Sunday, 3 February 2019

Winter Maintenance in London #4

Hi everyone,
Maintenance continues!  Since our last post we've been working on two main projects.

Liferaft inflated
Liferaft Service

Our Australian-purchased Great Circle 4-person liferaft went out of service in May last year.  We needed to have it serviced, and also wanted it in a canister instead of a valise.  Great Circle helped us find a service centre able to do the work in the UK.

SeaGo Yachting based in Sussex did the work and provided a helpful set of photos.  We opted for a 24-hour equipment pack.  The air cylinder had to be pressure-tested due to its age but the liferaft itself is in good condition.

24-hour pack contents

24-hour pack container
Liferaft sealed and in canister base
Liferaft in canister
We changed from a valise to the canister to allow relocation of the liferaft.  Previously it has been strapped down in the aft part of the cockpit.  This was fine except that it consumed useful cockpit floor area.  Our plan is to have a stainless steel frame manufactured to hold the liferaft canister.  It will mount on the transom or outside the pushpit.

Toilet Replacement

When we bought Zen Again she had a TMC electric toilet.  We've never been big fans of electric toilets but it has served us well.  We refurbished the unit in 2012 while in Darwin, replacing the electric motor, seals etc.

In Thailand in 2013 we replaced all sea cocks.  Just before leaving Fremantle in 2015 we had to haul out the boat and replace the two head sea cocks.  Both weren't closing properly and the discharge hose was almost blocked.  We always open and close both head inlet and head outlet sea cocks at every use.  That's about 3000 cycles per year!

TMC Electric Toilet
Recently we have noticed water leaking into the toilet.  Investigation suggested both head sea cocks were leaking.  Further, the inlet vented loop and the toilet outlet check valve were malfunctioning.  We decided it was time to "bite the bullet" and replace the toilet system - everything except the sea cocks which will have to wait for a haul-out in the Spring.

The old system came out easily enough.  We left the hoses from the sea cocks in place, held up above the water line so no water ingress was possible.

Old toilet homeless 
Old toilet removed
Our previous boat Degrees of Freedom had a Blake's Lavac toilet.  Lavacs are manual toilets using a vacuum system.  On one memorable occasion we used a "wandering hose" plugged into the Lavac to pump 1.5 tons of water out of the boat.  We like Lavacs and so we chose one as our new toilet.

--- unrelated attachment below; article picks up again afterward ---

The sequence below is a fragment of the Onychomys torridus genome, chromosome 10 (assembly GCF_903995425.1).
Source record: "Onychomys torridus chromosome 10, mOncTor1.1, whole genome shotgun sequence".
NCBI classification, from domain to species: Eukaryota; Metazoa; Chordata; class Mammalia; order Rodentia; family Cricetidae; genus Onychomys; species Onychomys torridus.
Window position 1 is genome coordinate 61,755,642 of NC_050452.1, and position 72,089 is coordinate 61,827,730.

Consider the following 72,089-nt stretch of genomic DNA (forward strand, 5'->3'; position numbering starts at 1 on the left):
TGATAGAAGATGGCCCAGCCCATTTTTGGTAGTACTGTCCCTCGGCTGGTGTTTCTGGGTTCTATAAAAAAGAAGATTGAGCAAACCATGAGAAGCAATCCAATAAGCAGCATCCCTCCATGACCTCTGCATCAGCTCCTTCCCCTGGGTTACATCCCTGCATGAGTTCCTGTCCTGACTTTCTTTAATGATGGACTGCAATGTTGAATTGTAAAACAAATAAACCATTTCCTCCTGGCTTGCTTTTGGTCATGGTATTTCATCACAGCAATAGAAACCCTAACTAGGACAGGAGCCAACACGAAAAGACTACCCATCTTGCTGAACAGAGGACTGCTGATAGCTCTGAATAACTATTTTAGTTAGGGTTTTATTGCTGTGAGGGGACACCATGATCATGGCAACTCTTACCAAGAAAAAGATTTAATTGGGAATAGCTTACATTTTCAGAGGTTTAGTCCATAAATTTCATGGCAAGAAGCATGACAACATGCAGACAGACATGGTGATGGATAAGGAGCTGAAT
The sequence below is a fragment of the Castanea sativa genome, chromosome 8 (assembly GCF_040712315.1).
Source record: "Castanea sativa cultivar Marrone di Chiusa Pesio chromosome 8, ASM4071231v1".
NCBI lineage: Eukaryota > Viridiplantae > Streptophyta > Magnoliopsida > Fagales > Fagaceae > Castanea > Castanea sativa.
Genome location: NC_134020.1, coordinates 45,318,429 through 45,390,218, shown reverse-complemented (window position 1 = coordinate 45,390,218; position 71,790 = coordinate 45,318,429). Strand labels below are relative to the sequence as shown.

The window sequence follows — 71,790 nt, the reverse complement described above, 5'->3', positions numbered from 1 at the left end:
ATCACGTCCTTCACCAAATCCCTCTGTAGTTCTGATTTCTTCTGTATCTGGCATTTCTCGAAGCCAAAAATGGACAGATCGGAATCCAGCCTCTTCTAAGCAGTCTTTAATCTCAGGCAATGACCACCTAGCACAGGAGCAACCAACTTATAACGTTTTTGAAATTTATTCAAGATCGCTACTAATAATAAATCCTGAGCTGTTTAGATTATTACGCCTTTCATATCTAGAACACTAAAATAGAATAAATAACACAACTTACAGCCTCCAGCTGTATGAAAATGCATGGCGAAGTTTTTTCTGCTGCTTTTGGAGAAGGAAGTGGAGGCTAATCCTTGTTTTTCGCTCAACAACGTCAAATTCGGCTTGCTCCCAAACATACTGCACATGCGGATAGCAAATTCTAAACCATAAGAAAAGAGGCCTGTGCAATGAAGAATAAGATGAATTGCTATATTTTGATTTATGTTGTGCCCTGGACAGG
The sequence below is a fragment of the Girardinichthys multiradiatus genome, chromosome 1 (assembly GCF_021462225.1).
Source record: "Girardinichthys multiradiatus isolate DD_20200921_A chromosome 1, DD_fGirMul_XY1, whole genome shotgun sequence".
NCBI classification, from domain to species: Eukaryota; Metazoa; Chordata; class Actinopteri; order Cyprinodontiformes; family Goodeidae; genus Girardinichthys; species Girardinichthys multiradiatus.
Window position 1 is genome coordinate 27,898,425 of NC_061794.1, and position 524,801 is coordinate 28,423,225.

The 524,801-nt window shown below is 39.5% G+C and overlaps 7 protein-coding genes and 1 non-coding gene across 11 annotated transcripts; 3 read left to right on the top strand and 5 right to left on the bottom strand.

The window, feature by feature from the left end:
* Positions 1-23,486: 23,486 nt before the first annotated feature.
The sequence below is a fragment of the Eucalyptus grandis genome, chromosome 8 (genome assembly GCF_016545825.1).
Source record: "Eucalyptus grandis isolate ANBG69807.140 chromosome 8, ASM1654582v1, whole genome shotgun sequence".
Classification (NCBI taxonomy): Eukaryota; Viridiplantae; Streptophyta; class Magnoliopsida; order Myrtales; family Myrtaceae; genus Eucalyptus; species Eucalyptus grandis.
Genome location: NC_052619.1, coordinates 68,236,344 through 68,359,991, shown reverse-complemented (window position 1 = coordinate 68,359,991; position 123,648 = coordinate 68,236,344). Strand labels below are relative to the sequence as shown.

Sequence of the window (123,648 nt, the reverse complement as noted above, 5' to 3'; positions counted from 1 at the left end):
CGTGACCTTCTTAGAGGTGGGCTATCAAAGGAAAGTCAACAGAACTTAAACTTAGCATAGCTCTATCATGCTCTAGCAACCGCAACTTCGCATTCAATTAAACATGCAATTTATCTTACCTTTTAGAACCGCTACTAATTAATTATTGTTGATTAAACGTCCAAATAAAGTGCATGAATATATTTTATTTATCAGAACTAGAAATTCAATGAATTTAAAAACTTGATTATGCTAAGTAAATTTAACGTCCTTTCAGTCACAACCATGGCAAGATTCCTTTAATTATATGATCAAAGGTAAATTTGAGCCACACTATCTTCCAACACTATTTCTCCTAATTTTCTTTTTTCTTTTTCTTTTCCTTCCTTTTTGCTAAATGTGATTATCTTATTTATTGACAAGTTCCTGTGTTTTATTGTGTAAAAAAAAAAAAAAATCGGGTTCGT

The Lavac uses a 1.5" Henderson pump.  We mounted the pump in the head locker above the sea cocks.  We fitted vented loops in both inlet and outlet hoses, with reducers to/from the 1" hoses to the sea cocks.
Lavac pump in the locker
New hoses on the sea cocks
1" inlet vented loop with reducer to 3/4" for Lavac
(note the Japanese "waterline" label)
1.5" outlet vented loop
The main challenge in installing the new toilet was fitting the new hoses, particularly to the sea cocks and the Lavac.  Fitting new hoses to the sea cocks was particularly exciting since they were leaking!  Our usual method of softening the hose in hot water didn't work in the cold weather here.  We borrowed a hot air gun, which did the trick easily.  We now have one of our own aboard!

Lavac toilet installed
Lavac Head with pump handle socket at left
Later this year we plan to refurbish the head compartment.  We'll replace the original GRP sink with a stainless steel unit and repaint the entire compartment.  We'll also tidy up the very "holy" wall on the left of the picture above.

Sunday, 13 January 2019

Winter Maintenance in London #3

Hi everyone,
Since the New Year we've had several spare days in which to concentrate on maintenance.

Jobs Done (HF/SSB at left)
Here's the list we attacked...
  • Refurbish instrument panel facia
  • New HF/SSB
  • Autopilots Networking/Location
Instrument Panel

When we originally bought Zen Again (Zen at that time) instrument panel was small with a book case aft.  The nav table top was in two halves with instruments taking up a lot of space...

NavStation 2010
Over the next year we transformed it into this...

NavStation 2011
Since then various instruments have come and gone.  The original polycarbonate panel was modified to accommodate the changes.  Empty cut-outs were covered with laminex patches which eventually created an ugly patchwork.

The first step of the refurbishment was removing the backup autopilot controller and the solar panel regulator from the panel.  The former was to move to the cockpit and the latter moved below the panel to a spot previously occupied by a speaker.  We now use bluetooth speakers aboard.

Relocated Solar Panels Regulator
The next step of this job was removing the laminex patches, exposing the ugliness beneath...

Initially stripped instrument panel
We then made a template for the new instrument panel facia.  Happily we had enough laminex aboard to make it up in two pieces.  Cutting them to shape used a drill, three different saws and our marvellous Dremel.  The latter is fantastic - every boat needs one!

With the laminex fitted over the polycarbonate the panel was looking a little sparse!  So we attached a couple of pictures.  For future passages we'll probably attach relevant reference material.  By the way, the two boats shown are (left) Critical Path, a Viking 30, and (right) Degrees of Freedom, our lovely one-off Runnalls 38.  Over the years Zen Again has become Degrees-like in so many respects.

Refurbished instrument panel
While working on the NavStation we also updated the labels documenting the travels of Shirahae / Zen / Zen Again...

Updated Zen Again Story